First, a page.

Most assaults are preceded by verbal entrapments. These may be short to blunt or long too prolonged. Former or latter, it is present and you must — if all other options have been exhausted — act by attacking as soon as you are sure an attack upon your person is imminent. With the lone assailant you may prolong the verbal and control range using a passed two simple fence whilst concentrating upon him and your attack/escape. With multiple attackers this is not so easy. While it is possible to control the range of one assailant it can be very difficult to control the range of several at once, so time is of the essence.
The longer you take to analyse the situation and prepare, the less chance when grabbed you will have of effecting a pre-emptive attack because the attackers will gradually be surrounding you and getting closer in order to make their assault a little easier.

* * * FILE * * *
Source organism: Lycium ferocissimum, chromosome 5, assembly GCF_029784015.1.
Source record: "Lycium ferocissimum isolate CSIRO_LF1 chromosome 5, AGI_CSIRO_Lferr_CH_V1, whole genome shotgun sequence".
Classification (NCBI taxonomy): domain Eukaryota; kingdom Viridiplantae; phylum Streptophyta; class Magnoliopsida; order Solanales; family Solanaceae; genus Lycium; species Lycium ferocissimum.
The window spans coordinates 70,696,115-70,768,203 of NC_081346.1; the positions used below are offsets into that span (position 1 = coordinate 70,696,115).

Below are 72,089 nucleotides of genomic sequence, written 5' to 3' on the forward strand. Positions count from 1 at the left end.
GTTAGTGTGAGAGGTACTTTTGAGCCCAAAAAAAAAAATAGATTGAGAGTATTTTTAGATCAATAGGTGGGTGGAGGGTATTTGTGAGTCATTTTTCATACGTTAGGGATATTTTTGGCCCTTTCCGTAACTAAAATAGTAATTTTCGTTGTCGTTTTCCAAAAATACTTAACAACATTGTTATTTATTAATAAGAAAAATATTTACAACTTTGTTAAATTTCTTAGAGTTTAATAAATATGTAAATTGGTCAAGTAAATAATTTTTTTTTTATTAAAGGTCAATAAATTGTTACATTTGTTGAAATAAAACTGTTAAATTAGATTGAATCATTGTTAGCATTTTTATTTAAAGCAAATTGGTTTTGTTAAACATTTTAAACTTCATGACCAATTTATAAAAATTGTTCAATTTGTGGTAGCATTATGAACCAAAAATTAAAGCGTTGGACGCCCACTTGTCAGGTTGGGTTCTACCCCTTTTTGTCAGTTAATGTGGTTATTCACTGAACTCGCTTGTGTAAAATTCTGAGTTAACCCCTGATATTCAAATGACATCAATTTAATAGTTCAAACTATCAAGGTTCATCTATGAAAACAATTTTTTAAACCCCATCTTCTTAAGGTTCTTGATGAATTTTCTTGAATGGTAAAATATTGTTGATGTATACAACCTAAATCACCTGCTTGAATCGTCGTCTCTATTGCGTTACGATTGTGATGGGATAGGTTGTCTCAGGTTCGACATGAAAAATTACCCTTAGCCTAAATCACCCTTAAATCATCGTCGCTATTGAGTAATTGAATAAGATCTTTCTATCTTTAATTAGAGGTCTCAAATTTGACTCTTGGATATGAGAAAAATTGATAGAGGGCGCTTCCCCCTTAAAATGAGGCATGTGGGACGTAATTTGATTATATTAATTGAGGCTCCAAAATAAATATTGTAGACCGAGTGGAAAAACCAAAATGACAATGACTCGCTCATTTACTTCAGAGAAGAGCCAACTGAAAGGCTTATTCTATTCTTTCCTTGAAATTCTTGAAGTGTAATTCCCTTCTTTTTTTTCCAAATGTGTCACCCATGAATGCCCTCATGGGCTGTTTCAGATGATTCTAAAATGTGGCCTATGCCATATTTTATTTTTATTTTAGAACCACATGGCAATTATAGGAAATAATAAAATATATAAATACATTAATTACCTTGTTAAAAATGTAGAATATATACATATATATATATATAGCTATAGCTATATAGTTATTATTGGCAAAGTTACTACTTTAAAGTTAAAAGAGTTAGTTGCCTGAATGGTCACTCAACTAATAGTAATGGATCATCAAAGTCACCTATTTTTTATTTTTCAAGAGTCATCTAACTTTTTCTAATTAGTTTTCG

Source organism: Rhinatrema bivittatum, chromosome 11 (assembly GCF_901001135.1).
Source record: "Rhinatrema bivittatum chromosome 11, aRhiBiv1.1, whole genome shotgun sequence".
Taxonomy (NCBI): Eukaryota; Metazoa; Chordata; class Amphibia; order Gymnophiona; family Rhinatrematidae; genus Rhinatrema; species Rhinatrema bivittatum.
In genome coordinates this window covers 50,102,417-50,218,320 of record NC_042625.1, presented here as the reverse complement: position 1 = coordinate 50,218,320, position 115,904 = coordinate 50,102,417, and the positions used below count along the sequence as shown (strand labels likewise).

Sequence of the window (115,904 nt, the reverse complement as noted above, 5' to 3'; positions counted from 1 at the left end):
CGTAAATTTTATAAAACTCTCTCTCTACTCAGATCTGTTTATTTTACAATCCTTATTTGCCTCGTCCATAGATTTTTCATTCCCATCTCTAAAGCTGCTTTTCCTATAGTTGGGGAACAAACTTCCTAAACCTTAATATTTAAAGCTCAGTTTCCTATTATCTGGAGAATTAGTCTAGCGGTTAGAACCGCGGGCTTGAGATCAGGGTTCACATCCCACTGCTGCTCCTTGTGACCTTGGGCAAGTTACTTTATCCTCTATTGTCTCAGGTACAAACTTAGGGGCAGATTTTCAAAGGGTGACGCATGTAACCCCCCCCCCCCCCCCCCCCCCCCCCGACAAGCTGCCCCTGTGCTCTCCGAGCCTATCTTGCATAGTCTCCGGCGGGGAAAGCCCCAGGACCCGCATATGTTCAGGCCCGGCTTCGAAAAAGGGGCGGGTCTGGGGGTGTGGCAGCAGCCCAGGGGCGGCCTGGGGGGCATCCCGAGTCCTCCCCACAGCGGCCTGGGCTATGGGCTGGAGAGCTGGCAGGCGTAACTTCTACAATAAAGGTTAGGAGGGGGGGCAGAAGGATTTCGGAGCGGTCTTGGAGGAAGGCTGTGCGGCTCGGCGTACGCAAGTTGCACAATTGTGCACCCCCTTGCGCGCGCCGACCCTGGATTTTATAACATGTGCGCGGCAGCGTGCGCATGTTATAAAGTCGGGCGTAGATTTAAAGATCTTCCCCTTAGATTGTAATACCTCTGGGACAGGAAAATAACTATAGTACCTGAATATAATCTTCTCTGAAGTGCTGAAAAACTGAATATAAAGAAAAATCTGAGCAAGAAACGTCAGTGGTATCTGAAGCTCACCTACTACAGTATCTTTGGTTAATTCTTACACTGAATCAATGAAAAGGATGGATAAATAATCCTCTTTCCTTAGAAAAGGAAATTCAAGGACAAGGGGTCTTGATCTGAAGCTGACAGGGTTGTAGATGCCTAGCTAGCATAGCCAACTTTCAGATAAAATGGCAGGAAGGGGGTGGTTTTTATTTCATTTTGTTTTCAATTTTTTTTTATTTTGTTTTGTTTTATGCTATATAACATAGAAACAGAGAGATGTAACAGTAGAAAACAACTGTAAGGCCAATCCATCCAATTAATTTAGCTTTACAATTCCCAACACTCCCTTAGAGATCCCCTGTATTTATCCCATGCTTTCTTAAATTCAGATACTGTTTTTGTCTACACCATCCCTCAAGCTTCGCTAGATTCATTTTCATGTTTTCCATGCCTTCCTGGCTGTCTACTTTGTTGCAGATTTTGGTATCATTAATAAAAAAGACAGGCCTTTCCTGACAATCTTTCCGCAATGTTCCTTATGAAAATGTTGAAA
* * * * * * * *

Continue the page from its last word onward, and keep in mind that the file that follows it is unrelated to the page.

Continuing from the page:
When they do attack, it will not be one at a time like in the films, but all at once and with brutal ferocity, leaving you very little chance of fighting back. Dispatching the concept of blocking an attack rarely works, especially with multiple attackers.
Beware! For every 2-3 seconds (variable) that you delay your first pre-emptive strike you will be fighting one more opponent. If you manage the pivotal seconds effectively, your first attack will be to the opponent in front, then to the next closest/most dangerous opponent.
If you feel an attack on you is imminent pre-empt it by attacking them first. This is the absolute pivotal factor in such a scenario: attack first.
Attack is your best means of defence. After your pre-emptive strike, it is best to make your escape, if possible. If not, hit everything that moves and shout loudly to underline your resolve, to psyche out your antagonists and to attract attention to your assault.